7. Retention and promotion: Collect self-identification data at all organizational levels and monitor and analyze this data for potential systemic barriers to advancement; conduct an environmental scan about the organization’s culture and how well it is doing in its equity, diversity, and inclusion work; etc.

To read more about the recommendations, click here.

A Guide for Business: How to Develop a Human Rights Policy

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ATTRIBUTES
  • Capacity Building and Awareness Raising
  • Intersectionality

SOURCE
  • United Nations Global Compact

TYPE OF RESOURCE
  • GGuide

TARGET AREA
  • Development, Institutional Policies

TARGET UNIT
  • Human Resources, Legal

LINK TO RESOURCE

A Guide for Business: How to Develop a Human Rights Policy

United Nations Global Compact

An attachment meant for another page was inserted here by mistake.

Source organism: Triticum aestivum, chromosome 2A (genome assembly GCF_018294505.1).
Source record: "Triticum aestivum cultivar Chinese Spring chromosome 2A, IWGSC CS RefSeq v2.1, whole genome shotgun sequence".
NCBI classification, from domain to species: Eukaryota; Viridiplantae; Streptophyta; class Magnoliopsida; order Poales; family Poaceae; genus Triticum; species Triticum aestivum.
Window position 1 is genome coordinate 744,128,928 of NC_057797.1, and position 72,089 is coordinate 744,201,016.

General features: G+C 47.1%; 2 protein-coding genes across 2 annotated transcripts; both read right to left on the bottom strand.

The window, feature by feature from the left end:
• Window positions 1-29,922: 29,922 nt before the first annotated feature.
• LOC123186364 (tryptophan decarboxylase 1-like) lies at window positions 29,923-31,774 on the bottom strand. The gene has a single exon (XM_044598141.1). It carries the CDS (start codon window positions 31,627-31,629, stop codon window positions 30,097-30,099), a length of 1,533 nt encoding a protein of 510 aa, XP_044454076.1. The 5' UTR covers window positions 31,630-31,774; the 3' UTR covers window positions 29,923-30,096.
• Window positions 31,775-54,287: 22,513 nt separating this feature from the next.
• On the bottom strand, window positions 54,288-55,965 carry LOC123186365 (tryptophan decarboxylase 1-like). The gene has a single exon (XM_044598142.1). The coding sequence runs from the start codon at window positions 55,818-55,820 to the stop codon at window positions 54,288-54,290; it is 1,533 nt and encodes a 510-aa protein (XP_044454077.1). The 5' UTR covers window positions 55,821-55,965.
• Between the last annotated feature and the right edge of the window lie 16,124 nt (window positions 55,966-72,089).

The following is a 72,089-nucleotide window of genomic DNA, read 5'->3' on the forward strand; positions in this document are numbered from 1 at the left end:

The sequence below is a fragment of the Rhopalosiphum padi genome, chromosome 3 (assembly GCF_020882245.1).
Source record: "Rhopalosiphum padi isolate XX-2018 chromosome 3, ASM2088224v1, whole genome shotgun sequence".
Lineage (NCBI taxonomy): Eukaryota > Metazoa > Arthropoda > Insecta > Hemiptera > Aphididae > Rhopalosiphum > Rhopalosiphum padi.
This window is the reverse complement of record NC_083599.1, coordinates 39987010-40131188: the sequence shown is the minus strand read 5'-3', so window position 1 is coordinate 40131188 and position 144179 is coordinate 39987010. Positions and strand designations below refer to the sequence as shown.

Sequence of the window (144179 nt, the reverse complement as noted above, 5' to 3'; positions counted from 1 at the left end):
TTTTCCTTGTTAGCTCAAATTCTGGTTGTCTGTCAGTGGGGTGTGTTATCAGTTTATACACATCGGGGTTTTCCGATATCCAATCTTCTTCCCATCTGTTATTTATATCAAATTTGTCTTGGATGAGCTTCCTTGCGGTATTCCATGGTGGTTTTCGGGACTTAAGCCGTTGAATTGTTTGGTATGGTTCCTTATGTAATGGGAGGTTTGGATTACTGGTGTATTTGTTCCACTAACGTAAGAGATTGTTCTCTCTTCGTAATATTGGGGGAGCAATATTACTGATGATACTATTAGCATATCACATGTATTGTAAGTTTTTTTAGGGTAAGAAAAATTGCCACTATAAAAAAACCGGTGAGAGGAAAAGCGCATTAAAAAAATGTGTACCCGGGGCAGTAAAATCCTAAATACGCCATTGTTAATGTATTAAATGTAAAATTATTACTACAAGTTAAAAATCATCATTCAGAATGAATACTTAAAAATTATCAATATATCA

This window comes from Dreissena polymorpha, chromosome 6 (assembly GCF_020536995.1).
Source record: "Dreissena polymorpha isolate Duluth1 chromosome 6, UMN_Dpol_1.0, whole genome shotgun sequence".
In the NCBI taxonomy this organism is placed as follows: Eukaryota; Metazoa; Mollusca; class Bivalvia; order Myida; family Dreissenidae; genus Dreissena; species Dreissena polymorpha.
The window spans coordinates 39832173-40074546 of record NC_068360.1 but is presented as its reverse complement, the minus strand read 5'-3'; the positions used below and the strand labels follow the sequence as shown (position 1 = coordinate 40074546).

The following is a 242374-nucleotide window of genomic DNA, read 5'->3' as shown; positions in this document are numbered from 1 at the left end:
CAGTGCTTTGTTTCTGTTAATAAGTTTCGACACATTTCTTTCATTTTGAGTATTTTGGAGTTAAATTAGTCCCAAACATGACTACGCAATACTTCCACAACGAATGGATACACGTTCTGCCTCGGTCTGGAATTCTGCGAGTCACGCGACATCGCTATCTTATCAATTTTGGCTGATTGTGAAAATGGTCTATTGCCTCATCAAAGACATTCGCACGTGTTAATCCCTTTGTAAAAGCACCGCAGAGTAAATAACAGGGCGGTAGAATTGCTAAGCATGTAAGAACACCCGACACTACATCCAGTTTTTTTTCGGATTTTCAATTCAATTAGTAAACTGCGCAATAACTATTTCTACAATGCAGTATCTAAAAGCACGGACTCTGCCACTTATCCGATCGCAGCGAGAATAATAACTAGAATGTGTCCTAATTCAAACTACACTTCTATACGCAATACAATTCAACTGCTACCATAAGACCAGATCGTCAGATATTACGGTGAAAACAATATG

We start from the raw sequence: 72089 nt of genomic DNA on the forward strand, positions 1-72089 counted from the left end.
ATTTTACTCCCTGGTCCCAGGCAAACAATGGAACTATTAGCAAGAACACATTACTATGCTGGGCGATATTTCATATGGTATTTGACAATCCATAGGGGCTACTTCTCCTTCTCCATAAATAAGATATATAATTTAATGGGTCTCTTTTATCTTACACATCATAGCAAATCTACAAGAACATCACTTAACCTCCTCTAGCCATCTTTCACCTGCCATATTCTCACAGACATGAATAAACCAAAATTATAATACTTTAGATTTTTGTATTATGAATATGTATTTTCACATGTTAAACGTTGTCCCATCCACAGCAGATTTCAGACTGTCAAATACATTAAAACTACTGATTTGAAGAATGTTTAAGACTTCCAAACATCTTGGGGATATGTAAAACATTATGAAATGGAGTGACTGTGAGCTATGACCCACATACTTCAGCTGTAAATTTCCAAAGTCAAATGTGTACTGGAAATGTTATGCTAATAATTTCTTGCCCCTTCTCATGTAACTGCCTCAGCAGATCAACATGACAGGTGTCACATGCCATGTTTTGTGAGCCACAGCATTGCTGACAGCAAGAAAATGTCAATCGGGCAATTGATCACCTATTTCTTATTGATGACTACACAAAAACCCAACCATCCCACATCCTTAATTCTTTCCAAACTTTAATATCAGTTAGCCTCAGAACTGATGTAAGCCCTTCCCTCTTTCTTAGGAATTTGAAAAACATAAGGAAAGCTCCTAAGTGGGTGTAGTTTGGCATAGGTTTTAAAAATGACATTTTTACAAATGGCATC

This resource provides a comprehensive outline on how to develop a human rights policy to help an organization express its commitment to respect internationally recognized human rights standards. All companies have a responsibility to respect human rights, which means to avoid infringing on the human rights of others and to address these impacts where they occur. Thus, developing a human rights policy shows that a company understands its responsibility and provides a basis for embedding it through all business functions.

All policies should at minimum comprise an explicit commitment to respect all international recognized human rights standards (e.g. International Bill of Rights and ILO’s Declaration on the Fundamental Principles and Rights at Work); stipulations on company’s expectations of personnel, business partners, and other relevant parties; and information on how the company will implement its commitment.

These are the steps provided in this guide to develop a human rights policy:

  • Assign senior management responsibility to drive the process
  • Involve cross-functional personnel (human resources, legal, procurement, security, etc.) in the process to build understanding, know-how, and a sense of common purpose
  • Identify and draw on internal and/or external human rights expertise
  • Map existing company policies to identify human rights coverage and gaps
  • Conduct a basic mapping of the company’s key potential human rights impacts